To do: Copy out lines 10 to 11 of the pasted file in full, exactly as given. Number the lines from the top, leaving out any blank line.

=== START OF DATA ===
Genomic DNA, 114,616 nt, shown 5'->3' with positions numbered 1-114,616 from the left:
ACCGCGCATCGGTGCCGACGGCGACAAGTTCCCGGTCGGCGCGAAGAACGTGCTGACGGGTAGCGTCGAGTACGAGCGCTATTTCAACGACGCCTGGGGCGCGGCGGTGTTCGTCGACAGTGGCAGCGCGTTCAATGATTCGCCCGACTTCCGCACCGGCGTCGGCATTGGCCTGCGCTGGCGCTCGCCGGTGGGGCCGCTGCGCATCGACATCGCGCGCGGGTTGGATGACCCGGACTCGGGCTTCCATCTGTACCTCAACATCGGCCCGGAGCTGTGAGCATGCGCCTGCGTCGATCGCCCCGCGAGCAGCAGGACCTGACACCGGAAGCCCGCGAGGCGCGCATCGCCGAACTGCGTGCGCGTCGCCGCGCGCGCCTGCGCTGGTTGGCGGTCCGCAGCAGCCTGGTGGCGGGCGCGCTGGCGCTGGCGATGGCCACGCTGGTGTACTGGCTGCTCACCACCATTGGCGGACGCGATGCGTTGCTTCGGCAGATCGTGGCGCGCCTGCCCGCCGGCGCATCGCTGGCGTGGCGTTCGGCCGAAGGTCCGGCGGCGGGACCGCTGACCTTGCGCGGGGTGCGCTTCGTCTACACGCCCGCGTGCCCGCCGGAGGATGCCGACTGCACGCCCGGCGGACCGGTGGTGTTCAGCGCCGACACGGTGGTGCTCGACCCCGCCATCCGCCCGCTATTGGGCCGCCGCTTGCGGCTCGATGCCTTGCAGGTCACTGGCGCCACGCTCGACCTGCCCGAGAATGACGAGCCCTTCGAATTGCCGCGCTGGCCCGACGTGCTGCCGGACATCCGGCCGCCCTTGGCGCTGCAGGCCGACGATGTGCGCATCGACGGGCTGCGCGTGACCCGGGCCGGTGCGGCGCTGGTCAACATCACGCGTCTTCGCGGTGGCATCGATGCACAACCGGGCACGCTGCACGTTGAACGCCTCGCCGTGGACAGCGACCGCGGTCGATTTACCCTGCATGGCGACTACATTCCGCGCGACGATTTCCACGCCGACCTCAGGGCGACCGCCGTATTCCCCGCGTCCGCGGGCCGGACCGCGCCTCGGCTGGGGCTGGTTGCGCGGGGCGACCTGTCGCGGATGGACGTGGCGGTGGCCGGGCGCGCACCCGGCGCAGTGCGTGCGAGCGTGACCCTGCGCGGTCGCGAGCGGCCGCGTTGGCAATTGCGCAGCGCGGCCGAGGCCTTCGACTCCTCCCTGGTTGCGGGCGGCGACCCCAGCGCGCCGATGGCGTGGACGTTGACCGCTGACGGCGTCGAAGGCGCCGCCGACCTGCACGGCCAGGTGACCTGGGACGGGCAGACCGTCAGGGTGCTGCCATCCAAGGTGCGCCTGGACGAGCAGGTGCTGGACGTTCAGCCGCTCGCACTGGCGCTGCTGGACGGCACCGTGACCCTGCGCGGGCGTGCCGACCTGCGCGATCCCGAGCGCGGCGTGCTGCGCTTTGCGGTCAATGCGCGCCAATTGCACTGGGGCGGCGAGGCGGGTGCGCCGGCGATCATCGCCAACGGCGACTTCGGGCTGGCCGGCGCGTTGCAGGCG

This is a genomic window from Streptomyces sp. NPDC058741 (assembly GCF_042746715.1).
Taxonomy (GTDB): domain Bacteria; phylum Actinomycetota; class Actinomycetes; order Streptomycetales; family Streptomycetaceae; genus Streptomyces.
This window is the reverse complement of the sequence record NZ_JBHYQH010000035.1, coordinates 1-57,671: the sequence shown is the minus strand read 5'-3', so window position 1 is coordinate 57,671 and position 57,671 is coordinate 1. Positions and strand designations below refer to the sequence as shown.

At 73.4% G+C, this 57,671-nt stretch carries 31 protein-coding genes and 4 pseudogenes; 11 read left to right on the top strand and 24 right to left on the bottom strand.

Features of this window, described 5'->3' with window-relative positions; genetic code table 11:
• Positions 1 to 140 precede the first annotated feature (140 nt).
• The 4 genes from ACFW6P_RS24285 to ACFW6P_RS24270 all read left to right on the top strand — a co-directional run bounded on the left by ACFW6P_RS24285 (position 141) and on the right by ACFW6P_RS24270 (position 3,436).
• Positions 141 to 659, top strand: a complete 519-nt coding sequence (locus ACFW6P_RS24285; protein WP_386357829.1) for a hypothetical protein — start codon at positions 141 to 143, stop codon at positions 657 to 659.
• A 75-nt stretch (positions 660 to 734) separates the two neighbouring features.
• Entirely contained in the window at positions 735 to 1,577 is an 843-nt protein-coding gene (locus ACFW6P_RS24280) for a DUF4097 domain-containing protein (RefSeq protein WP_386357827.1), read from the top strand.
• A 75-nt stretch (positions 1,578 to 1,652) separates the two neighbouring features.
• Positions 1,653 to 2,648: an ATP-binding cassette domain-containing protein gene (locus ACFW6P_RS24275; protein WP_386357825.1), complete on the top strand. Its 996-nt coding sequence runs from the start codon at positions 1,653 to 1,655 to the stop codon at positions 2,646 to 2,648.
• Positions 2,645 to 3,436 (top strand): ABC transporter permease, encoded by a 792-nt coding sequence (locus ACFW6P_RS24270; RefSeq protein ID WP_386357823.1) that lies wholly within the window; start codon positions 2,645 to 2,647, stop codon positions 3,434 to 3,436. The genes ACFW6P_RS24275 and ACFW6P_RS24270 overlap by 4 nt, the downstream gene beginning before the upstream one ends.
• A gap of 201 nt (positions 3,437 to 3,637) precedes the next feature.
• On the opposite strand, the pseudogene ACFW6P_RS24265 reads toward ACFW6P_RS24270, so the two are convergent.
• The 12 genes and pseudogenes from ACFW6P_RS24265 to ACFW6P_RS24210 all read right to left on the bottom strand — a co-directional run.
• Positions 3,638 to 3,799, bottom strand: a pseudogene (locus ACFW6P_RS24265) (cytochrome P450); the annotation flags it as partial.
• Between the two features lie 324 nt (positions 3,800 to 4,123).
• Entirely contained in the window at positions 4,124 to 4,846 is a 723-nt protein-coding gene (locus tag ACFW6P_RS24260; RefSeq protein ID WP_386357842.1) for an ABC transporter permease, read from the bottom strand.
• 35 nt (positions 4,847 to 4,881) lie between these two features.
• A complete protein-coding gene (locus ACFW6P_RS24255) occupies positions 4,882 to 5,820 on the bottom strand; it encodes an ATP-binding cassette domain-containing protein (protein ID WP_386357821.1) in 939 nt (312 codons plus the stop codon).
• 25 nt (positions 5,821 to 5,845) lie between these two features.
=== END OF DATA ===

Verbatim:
• Positions 141 to 659, top strand: a complete 519-nt coding sequence (locus ACFW6P_RS24285; protein WP_386357829.1) for a hypothetical protein — start codon at positions 141 to 143, stop codon at positions 657 to 659.
• A 75-nt stretch (positions 660 to 734) separates the two neighbouring features.